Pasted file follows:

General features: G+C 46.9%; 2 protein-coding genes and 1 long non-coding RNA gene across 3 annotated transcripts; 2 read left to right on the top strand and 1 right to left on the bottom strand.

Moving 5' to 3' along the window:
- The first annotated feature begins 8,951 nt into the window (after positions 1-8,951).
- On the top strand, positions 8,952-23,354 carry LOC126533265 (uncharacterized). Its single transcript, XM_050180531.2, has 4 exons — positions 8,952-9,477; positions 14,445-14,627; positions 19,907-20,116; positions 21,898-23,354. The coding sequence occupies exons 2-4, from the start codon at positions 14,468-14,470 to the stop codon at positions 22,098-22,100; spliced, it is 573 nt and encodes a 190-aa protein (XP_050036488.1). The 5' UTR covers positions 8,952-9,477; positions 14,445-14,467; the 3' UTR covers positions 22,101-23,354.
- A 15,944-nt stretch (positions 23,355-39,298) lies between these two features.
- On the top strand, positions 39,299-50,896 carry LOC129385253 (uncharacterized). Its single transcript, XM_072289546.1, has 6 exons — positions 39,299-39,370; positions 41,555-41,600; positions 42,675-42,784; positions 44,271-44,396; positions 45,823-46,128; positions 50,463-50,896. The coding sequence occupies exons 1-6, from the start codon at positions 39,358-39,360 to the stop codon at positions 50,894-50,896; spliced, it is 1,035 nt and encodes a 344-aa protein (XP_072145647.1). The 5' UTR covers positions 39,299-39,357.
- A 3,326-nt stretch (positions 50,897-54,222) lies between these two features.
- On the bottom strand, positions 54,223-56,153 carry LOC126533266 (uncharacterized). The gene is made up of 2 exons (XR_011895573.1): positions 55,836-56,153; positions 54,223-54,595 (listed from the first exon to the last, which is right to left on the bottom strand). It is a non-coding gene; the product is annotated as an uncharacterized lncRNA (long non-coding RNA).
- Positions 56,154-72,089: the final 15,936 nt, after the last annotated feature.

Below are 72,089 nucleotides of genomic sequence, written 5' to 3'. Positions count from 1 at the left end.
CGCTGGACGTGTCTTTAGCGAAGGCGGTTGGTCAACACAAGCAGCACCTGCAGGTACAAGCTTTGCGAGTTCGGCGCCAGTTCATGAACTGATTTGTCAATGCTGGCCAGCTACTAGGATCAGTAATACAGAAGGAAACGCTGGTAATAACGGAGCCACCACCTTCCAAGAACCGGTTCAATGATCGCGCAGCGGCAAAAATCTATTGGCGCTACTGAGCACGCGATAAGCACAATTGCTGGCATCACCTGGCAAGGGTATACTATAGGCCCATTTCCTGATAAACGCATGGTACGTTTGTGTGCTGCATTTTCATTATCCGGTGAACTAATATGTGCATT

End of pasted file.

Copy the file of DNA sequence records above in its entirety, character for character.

General features: G+C 46.9%; 2 protein-coding genes and 1 long non-coding RNA gene across 3 annotated transcripts; 2 read left to right on the top strand and 1 right to left on the bottom strand.

Moving 5' to 3' along the window:
- The first annotated feature begins 8,951 nt into the window (after positions 1-8,951).
- On the top strand, positions 8,952-23,354 carry LOC126533265 (uncharacterized). Its single transcript, XM_050180531.2, has 4 exons — positions 8,952-9,477; positions 14,445-14,627; positions 19,907-20,116; positions 21,898-23,354. The coding sequence occupies exons 2-4, from the start codon at positions 14,468-14,470 to the stop codon at positions 22,098-22,100; spliced, it is 573 nt and encodes a 190-aa protein (XP_050036488.1). The 5' UTR covers positions 8,952-9,477; positions 14,445-14,467; the 3' UTR covers positions 22,101-23,354.
- A 15,944-nt stretch (positions 23,355-39,298) lies between these two features.
- On the top strand, positions 39,299-50,896 carry LOC129385253 (uncharacterized). Its single transcript, XM_072289546.1, has 6 exons — positions 39,299-39,370; positions 41,555-41,600; positions 42,675-42,784; positions 44,271-44,396; positions 45,823-46,128; positions 50,463-50,896. The coding sequence occupies exons 1-6, from the start codon at positions 39,358-39,360 to the stop codon at positions 50,894-50,896; spliced, it is 1,035 nt and encodes a 344-aa protein (XP_072145647.1). The 5' UTR covers positions 39,299-39,357.
- A 3,326-nt stretch (positions 50,897-54,222) lies between these two features.
- On the bottom strand, positions 54,223-56,153 carry LOC126533266 (uncharacterized). The gene is made up of 2 exons (XR_011895573.1): positions 55,836-56,153; positions 54,223-54,595 (listed from the first exon to the last, which is right to left on the bottom strand). It is a non-coding gene; the product is annotated as an uncharacterized lncRNA (long non-coding RNA).
- Positions 56,154-72,089: the final 15,936 nt, after the last annotated feature.

Below are 72,089 nucleotides of genomic sequence, written 5' to 3'. Positions count from 1 at the left end.
CGCTGGACGTGTCTTTAGCGAAGGCGGTTGGTCAACACAAGCAGCACCTGCAGGTACAAGCTTTGCGAGTTCGGCGCCAGTTCATGAACTGATTTGTCAATGCTGGCCAGCTACTAGGATCAGTAATACAGAAGGAAACGCTGGTAATAACGGAGCCACCACCTTCCAAGAACCGGTTCAATGATCGCGCAGCGGCAAAAATCTATTGGCGCTACTGAGCACGCGATAAGCACAATTGCTGGCATCACCTGGCAAGGGTATACTATAGGCCCATTTCCTGATAAACGCATGGTACGTTTGTGTGCTGCATTTTCATTATCCGGTGAACTAATATGTGCATT